The “turning off” is apt to be a mix of “I’m not smart enough” and “This stuff really doesn’t interest me and isn’t related to what I want to do in life.” How about those who want to be plumbers, nurses’ aides, soldiers, landscapers, or chefs?
Does anyone actually not expect such responses from a goodly number of young people as the bar gets raised and a greater-than-ever premium is placed on academic/intellectual attainment?
But will we continue to avert our eyes from this problem because we’re afraid of the backlash that will surely follow when someone says “We don’t really expect everybody to meet our uniform academic standards and we’re prepared to watch some young people fall by the wayside?”
Nobody says that today—because nobody is prepared to face the consequences, such as angry political factions or ethnic/racial rabble-rousers rising up and saying “It’s our kids that they’re prepared to throw over the side.”
But hold on. That’s not the only way to view this problem, or the only outcome to anticipate. Recognize, though, that to find an acceptable alternative, one must accept the fact that a high-standards academic diploma at the end of twelfth grade isn’t the only imaginable credential that might be worth earning, nor the only imaginable timetable, nor the only imaginable way to organize our school system.
Which means, simply stated, that one must be open to multiple options for kids and schools and—hold on tight—for some modern version of what used to be known as “tracking.” No, not the old-fashioned four-track high school where some kids earned “academic” or “honors” diplomas while others received “vocational” certificates or that abomination known as the “general” diploma.
Instead, picture something like Marc Tucker’s bold plan for paths to diverge after tenth grade. Each path leads to a worthwhile place—but not all of them to college.
This concept is set forth in Tough Choices or Tough Times, the 2006 report of a blue-ribbon commission on “the new skills of the American workforce.” You can find a summary here (pdf) and a depiction of the “schema” on page 11.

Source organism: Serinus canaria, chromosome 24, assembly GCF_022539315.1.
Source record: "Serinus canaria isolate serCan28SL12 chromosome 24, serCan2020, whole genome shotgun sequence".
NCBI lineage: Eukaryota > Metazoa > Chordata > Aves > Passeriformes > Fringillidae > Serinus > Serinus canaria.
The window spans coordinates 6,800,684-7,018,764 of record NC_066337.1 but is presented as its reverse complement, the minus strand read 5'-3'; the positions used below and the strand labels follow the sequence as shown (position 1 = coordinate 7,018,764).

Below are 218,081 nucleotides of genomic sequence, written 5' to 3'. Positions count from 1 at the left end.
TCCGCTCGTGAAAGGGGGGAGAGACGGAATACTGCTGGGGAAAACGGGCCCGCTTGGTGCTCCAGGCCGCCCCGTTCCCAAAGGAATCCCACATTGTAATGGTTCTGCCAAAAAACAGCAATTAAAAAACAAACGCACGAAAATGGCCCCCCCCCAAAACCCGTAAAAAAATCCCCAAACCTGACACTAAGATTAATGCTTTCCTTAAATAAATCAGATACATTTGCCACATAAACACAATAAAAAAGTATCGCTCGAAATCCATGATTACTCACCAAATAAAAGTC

Tucker and company have been assiduously working these past four years to identify states willing to experiment with this radical alternative to our traditional structures for K-12 education and at this writing they’ve signed up six of them: MA, NH, UT, DE, AZ, and NM. This has been happening quietly, as the spotlight has beamed onto the “Common Core” state standards initiative, and I’ve no idea how far actual implementation may have gone in any of those six jurisdictions.
Mind you, there’s much more to this plan than simple tracking. Tucker & co. envision serious academic standards for all and big changes in how schools are organized and instruction delivered. They don’t intend to let anybody off the hook. But they’ve got serious plans—and career opportunities—for those not headed to academic colleges. They expect the dropout rate to be far lower than today’s. And they might just be right.
You should read it yourself. You might think up a better plan. The point is simply that we ought not, as a country, stumble into the challenges of the Common Core standards initiative without asking ourselves how far along that intellectual continuum we seriously expect everyone to move—and what’s in store for those who may not want or need or be able to move as far as others.
If we don’t force ourselves to think creatively about this—and deal with the politics of thinking about it—we’re bound either to dumb-down the Common Core standards or risk an even higher dropout rate and more alienated young people than we have today.